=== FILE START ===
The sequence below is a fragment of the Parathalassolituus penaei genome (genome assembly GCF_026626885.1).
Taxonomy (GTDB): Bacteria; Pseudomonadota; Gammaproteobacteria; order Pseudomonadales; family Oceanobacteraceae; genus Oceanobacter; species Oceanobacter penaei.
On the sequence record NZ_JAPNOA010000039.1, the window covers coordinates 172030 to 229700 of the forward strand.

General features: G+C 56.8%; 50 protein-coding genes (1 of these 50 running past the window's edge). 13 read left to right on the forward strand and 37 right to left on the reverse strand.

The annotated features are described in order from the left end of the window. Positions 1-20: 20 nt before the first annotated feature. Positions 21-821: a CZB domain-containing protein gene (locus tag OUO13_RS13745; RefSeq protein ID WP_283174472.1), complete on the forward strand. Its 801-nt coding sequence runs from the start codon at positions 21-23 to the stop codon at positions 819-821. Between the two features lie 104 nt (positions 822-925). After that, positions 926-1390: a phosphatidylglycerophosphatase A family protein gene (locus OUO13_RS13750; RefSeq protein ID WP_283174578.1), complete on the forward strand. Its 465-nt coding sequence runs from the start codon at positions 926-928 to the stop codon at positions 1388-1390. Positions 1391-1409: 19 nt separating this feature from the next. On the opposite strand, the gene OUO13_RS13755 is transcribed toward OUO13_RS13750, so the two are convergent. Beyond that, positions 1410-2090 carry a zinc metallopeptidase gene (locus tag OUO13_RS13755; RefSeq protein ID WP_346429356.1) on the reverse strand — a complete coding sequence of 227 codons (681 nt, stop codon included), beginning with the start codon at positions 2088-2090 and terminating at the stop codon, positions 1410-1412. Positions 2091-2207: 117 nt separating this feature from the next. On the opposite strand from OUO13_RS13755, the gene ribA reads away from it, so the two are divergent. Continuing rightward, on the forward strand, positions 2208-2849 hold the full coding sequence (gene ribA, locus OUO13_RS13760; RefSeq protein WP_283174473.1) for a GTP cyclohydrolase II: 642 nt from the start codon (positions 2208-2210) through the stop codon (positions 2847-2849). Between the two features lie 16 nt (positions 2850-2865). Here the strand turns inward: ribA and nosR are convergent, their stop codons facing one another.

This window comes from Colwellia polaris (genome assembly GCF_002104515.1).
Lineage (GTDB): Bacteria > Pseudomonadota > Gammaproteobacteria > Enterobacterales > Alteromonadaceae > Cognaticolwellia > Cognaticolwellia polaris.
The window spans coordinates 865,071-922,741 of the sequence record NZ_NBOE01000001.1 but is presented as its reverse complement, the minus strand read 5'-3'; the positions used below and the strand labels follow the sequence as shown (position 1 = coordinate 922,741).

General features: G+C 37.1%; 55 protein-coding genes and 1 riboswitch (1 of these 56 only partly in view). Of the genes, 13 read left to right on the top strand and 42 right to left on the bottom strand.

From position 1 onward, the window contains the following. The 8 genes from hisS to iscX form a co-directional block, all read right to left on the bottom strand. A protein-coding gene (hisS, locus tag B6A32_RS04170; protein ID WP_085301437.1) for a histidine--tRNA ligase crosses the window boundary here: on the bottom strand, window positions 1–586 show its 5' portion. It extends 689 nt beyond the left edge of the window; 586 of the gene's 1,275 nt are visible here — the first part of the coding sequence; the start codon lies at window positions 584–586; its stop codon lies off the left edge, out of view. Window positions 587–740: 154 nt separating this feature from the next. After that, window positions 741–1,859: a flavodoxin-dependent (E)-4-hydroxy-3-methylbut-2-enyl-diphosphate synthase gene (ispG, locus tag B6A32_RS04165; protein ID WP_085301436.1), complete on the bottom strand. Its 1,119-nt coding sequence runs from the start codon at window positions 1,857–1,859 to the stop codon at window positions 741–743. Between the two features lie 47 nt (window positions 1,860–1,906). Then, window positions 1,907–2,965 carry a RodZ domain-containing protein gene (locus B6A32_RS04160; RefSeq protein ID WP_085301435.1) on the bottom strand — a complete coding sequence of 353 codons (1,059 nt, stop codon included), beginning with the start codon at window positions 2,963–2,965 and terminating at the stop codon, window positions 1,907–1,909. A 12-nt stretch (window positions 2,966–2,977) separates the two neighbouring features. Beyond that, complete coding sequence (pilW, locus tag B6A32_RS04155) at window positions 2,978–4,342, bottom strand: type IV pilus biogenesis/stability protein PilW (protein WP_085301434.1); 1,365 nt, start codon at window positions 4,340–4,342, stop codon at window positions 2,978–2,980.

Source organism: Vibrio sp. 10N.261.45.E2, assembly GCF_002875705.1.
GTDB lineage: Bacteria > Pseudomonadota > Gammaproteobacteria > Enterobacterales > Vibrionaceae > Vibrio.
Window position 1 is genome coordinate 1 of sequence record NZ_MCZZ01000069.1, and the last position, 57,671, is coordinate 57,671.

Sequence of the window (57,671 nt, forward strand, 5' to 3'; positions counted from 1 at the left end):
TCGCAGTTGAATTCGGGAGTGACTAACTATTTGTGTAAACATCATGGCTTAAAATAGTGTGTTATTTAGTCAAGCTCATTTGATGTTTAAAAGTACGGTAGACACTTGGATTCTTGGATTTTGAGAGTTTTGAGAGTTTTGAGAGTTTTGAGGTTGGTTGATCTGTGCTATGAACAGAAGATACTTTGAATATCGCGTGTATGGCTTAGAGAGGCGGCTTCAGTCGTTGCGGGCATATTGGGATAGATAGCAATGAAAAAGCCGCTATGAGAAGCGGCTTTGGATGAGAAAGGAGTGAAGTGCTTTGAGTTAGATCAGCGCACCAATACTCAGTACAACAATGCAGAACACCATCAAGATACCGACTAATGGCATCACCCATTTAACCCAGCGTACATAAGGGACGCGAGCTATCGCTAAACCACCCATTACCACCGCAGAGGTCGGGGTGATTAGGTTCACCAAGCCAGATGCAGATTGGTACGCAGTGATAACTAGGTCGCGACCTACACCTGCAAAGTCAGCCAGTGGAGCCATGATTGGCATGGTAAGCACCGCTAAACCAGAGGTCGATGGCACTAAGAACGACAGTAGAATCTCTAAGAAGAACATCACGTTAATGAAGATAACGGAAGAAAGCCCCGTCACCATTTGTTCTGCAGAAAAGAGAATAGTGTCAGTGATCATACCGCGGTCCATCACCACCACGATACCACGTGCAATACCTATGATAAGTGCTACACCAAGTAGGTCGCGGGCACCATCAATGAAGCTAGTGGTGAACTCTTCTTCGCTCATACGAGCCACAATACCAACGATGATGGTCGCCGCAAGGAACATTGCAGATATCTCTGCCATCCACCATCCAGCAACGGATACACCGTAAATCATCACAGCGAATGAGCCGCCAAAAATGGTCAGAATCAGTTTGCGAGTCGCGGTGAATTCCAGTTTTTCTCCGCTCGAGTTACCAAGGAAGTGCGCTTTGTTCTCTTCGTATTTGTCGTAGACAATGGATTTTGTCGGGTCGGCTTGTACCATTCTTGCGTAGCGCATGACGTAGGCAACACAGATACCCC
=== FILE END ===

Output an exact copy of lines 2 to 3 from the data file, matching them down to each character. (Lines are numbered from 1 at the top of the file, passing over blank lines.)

Taxonomy (GTDB): Bacteria; Pseudomonadota; Gammaproteobacteria; order Pseudomonadales; family Oceanobacteraceae; genus Oceanobacter; species Oceanobacter penaei.
On the sequence record NZ_JAPNOA010000039.1, the window covers coordinates 172030 to 229700 of the forward strand.